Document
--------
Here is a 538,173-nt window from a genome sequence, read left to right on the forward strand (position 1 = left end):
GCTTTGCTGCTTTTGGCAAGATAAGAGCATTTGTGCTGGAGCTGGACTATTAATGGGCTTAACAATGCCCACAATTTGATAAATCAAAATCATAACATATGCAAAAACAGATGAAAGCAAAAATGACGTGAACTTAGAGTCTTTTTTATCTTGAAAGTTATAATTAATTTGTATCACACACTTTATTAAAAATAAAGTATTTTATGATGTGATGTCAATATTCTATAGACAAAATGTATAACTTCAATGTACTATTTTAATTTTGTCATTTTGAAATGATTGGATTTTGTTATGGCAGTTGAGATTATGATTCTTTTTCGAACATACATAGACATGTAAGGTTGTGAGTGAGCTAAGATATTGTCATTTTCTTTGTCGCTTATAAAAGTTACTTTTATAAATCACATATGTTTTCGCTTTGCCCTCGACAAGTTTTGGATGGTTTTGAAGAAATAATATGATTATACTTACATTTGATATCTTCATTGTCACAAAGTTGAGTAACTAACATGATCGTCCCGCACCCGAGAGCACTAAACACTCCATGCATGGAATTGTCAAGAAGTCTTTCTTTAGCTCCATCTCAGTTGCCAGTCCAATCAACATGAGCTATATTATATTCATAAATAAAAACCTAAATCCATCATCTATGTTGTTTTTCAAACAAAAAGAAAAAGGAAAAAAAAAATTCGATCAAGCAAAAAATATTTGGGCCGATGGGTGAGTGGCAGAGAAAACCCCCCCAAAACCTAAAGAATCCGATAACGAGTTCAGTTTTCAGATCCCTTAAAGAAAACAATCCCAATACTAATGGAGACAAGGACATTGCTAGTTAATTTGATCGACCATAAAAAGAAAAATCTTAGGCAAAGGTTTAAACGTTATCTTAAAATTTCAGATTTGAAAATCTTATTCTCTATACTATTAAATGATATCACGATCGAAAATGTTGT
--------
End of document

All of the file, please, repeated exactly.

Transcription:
Here is a 538,173-nt window from a genome sequence, read left to right on the forward strand (position 1 = left end):
GCTTTGCTGCTTTTGGCAAGATAAGAGCATTTGTGCTGGAGCTGGACTATTAATGGGCTTAACAATGCCCACAATTTGATAAATCAAAATCATAACATATGCAAAAACAGATGAAAGCAAAAATGACGTGAACTTAGAGTCTTTTTTATCTTGAAAGTTATAATTAATTTGTATCACACACTTTATTAAAAATAAAGTATTTTATGATGTGATGTCAATATTCTATAGACAAAATGTATAACTTCAATGTACTATTTTAATTTTGTCATTTTGAAATGATTGGATTTTGTTATGGCAGTTGAGATTATGATTCTTTTTCGAACATACATAGACATGTAAGGTTGTGAGTGAGCTAAGATATTGTCATTTTCTTTGTCGCTTATAAAAGTTACTTTTATAAATCACATATGTTTTCGCTTTGCCCTCGACAAGTTTTGGATGGTTTTGAAGAAATAATATGATTATACTTACATTTGATATCTTCATTGTCACAAAGTTGAGTAACTAACATGATCGTCCCGCACCCGAGAGCACTAAACACTCCATGCATGGAATTGTCAAGAAGTCTTTCTTTAGCTCCATCTCAGTTGCCAGTCCAATCAACATGAGCTATATTATATTCATAAATAAAAACCTAAATCCATCATCTATGTTGTTTTTCAAACAAAAAGAAAAAGGAAAAAAAAAATTCGATCAAGCAAAAAATATTTGGGCCGATGGGTGAGTGGCAGAGAAAACCCCCCCAAAACCTAAAGAATCCGATAACGAGTTCAGTTTTCAGATCCCTTAAAGAAAACAATCCCAATACTAATGGAGACAAGGACATTGCTAGTTAATTTGATCGACCATAAAAAGAAAAATCTTAGGCAAAGGTTTAAACGTTATCTTAAAATTTCAGATTTGAAAATCTTATTCTCTATACTATTAAATGATATCACGATCGAAAATGTTGT